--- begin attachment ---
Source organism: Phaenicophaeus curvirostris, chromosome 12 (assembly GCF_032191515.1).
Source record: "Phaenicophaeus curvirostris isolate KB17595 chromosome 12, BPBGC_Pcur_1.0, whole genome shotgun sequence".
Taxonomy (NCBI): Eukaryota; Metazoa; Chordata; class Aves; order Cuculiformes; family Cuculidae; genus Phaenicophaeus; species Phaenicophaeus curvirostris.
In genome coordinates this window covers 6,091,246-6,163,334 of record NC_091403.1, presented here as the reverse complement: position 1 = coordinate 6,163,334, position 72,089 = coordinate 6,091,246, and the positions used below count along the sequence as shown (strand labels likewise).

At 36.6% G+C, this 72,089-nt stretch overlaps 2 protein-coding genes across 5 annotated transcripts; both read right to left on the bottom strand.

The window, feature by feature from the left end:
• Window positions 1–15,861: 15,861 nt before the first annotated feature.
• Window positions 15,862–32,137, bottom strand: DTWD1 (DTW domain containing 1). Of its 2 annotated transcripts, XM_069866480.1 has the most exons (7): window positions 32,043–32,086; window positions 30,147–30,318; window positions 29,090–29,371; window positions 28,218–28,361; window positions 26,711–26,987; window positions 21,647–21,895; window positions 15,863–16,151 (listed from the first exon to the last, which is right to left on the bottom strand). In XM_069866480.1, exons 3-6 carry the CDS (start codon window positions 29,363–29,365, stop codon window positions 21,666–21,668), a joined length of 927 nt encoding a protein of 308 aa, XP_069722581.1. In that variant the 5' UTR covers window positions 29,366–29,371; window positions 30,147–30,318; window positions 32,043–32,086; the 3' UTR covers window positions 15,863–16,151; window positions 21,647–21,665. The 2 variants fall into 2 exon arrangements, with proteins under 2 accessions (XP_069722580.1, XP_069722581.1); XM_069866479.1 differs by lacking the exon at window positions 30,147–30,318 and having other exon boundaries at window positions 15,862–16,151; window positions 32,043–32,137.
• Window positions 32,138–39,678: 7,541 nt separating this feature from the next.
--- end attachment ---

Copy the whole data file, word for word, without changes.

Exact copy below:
Source organism: Phaenicophaeus curvirostris, chromosome 12 (assembly GCF_032191515.1).
Source record: "Phaenicophaeus curvirostris isolate KB17595 chromosome 12, BPBGC_Pcur_1.0, whole genome shotgun sequence".
Taxonomy (NCBI): Eukaryota; Metazoa; Chordata; class Aves; order Cuculiformes; family Cuculidae; genus Phaenicophaeus; species Phaenicophaeus curvirostris.
In genome coordinates this window covers 6,091,246-6,163,334 of record NC_091403.1, presented here as the reverse complement: position 1 = coordinate 6,163,334, position 72,089 = coordinate 6,091,246, and the positions used below count along the sequence as shown (strand labels likewise).

At 36.6% G+C, this 72,089-nt stretch overlaps 2 protein-coding genes across 5 annotated transcripts; both read right to left on the bottom strand.

The window, feature by feature from the left end:
• Window positions 1–15,861: 15,861 nt before the first annotated feature.
• Window positions 15,862–32,137, bottom strand: DTWD1 (DTW domain containing 1). Of its 2 annotated transcripts, XM_069866480.1 has the most exons (7): window positions 32,043–32,086; window positions 30,147–30,318; window positions 29,090–29,371; window positions 28,218–28,361; window positions 26,711–26,987; window positions 21,647–21,895; window positions 15,863–16,151 (listed from the first exon to the last, which is right to left on the bottom strand). In XM_069866480.1, exons 3-6 carry the CDS (start codon window positions 29,363–29,365, stop codon window positions 21,666–21,668), a joined length of 927 nt encoding a protein of 308 aa, XP_069722581.1. In that variant the 5' UTR covers window positions 29,366–29,371; window positions 30,147–30,318; window positions 32,043–32,086; the 3' UTR covers window positions 15,863–16,151; window positions 21,647–21,665. The 2 variants fall into 2 exon arrangements, with proteins under 2 accessions (XP_069722580.1, XP_069722581.1); XM_069866479.1 differs by lacking the exon at window positions 30,147–30,318 and having other exon boundaries at window positions 15,862–16,151; window positions 32,043–32,137.
• Window positions 32,138–39,678: 7,541 nt separating this feature from the next.